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Going further afield

Xinzheng Li, a condensed-matter physicist from Peking University in China, tells Michael Banks why it’s important for early-career scientists in China to gain research experience outside of the country

One for the future Condensed-matter physicist Xinzheng Li from Peking University. (Courtesy: Xinzheng Li)

What research does your group carry out? 
Since 2012 I have led the path-integral group in the Institute of Condensed Matter and Materials Physics at Peking University (PKU). We have around seven people in the group. Our research lies between traditional condensed-matter physics and chemical physics. We focus mainly on the development of computer-simulation methods and their applications to molecular and condensed-matter systems.

What specific systems are you studying? 
We use path-integral molecular dynamics to study the influence of nuclear quantum effects on the properties of molecules and condensed-matter systems. We recently discovered a low-temperature metallic liquid state of hydrogen at high pressure (Nature Comms 4 2064) and also study the quantum nature of hydrogen bonds (Science 352 321). More recently, we have been working on phase transitions between paraelectric and ferroelectric states and the existence of quantum paraelectricity.

Do you collaborate with other groups in China? 
We work with an experimental group at PKU that undertakes low-temperature scanning tunnelling microscopy imaging.

What about international collaborations? 
We have intensive collaborations with universities outside of China, for example University College London and the University of Cambridge in the UK. Maintaining such collaborations is crucial in keeping my own research in China to a good standard.

Why did you go to Europe early in your career? 
I completed my Master’s degree in physics in 2003 at the Institute of Semiconductors, Chinese Academy of Sciences. I initially planned to go to the US for my PhD, but student visas were restricted following the terrorist attacks in the US in September 2001. I then applied to the group of Matthias Scheffler at the Fritz-Haber Institute of the Max-Planck Society in Berlin, who offered me a PhD position. When I look back on this experience at one of the top research groups in my area, I am extremely pleased that I went to his group.

Was it unusual at the time for Chinese students to go abroad? 
For Chinese scientists of my generation, getting good training in Europe or US is a very natural choice. Personally, I really wanted to learn something new so that when I finished my studies and eventually came back to China I could carry out decent research of my own.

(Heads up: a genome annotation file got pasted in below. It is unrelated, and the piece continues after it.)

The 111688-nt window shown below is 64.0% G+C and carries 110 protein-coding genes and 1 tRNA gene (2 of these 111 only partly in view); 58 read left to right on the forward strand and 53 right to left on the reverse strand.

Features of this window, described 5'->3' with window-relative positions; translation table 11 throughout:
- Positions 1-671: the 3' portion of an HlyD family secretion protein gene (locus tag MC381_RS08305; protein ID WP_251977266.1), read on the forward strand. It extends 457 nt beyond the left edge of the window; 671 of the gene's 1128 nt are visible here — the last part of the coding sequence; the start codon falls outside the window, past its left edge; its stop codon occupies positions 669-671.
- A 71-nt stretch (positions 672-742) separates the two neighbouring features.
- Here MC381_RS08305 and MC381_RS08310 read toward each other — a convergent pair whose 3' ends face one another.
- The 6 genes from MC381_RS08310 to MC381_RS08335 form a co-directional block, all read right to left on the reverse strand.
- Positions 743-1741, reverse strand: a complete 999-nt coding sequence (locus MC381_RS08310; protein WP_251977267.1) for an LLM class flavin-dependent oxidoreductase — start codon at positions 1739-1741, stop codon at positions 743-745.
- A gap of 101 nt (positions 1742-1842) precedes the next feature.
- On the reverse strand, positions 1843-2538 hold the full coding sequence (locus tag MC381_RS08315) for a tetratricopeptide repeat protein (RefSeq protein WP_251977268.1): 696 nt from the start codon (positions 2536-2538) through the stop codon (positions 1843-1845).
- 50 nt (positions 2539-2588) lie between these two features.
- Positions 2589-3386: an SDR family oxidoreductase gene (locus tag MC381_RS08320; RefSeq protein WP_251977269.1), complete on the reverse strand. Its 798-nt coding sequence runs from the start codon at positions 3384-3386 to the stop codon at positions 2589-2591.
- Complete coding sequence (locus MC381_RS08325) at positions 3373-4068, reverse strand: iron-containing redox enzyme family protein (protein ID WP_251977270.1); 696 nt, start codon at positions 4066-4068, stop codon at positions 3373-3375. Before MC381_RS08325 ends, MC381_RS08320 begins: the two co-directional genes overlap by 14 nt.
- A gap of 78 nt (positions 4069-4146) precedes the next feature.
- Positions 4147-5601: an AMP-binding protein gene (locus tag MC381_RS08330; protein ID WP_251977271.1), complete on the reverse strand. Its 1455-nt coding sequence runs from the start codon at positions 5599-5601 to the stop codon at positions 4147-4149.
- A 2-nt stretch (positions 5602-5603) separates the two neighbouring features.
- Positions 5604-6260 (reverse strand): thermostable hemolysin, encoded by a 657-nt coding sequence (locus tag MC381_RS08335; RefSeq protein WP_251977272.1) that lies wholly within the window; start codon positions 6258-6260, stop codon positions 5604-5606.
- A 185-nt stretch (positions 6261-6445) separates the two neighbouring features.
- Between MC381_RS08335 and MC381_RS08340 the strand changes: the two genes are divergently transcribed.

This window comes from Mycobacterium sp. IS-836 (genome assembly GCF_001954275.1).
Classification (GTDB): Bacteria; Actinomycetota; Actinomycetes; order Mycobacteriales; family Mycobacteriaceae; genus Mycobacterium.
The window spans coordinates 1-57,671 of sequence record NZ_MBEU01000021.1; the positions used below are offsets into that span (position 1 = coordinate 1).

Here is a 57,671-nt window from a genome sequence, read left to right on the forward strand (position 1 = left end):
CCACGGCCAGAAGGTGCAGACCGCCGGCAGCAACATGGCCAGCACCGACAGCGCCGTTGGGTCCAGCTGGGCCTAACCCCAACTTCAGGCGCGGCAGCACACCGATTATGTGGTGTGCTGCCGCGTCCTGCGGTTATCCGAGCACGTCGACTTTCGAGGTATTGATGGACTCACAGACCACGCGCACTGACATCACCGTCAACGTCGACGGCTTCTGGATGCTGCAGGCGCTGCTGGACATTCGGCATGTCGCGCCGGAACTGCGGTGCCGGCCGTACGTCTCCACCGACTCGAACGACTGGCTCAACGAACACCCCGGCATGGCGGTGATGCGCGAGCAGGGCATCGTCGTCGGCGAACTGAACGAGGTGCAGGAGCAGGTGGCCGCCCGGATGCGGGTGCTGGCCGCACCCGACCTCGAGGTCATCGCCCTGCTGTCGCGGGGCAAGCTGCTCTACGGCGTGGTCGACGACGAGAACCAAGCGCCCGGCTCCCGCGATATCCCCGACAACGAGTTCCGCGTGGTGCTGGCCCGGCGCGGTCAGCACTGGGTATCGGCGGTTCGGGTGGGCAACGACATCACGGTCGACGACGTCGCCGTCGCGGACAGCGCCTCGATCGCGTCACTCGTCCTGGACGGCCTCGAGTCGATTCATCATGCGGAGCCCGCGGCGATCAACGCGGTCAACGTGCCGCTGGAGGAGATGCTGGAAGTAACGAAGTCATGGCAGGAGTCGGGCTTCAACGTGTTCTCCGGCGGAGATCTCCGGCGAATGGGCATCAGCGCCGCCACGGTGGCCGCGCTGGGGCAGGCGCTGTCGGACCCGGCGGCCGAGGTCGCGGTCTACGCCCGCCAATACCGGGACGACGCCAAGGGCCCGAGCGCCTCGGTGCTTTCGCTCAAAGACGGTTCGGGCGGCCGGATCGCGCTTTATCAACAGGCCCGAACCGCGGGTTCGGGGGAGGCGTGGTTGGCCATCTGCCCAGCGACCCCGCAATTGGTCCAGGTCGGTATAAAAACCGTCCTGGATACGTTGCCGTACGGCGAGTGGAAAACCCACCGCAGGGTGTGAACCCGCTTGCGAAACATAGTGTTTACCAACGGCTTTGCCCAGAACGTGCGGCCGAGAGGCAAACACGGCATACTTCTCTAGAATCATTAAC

What did you do after your PhD? 
From 2008 to 2011 I did a postdoc at University College London in the group of Angelos Michaelides. It was here that I learned how to carry out independent research.

How did your time in Europe affect you? 
My time in Germany and the UK basically defined me as a scientist.

Why did you come back to China? 
There are much better funding programmes in China for young researchers and this is very important if you want to have an academic career. The 1000 Talents programme is well known for successfully attracting young researchers to come back. In addition to this – and even more important – the National Natural Science Foundation is very supportive to young researchers. All of this together can help one get a good start in their research career.

How would you compare the research culture between the West and China? 
Research in China is much more influenced by what is carried out in the US than, say, Europe. At least this is how I feel as a young researcher. In Europe, people can work on one specific topic for years without being pressured to publish in high-impact journals. So, for example, they can work on different computer-simulation methods without the need to deliver immediate results.

How can China learn from this? 
We do need to learn. But one advantage we have is that the funding system is very generous and I hope that continues. If it does, we really need to make good use of such an opportunity to catch up.

How has your research experience influenced how you recruit your own research team? 
My independent academic career started five years ago and since then I have recruited one postdoc and some PhD students, who are all from China. I strongly recommend them to go to Europe or US for further training. I also hope that I can recruit some members from outside of China in the future.

What challenges are there in recruiting people from outside China? 
The challenges include facing up to what is the traditional pattern for having a successful academic career. For people who want to work or study in China, but eventually go back to their own countries for a permanent job, the experience in China may not help them that much. In recent years, I see some change in that there are more students or postdocs coming to China, but the number is low. For them, it may take a longer time to create an academic reputation.

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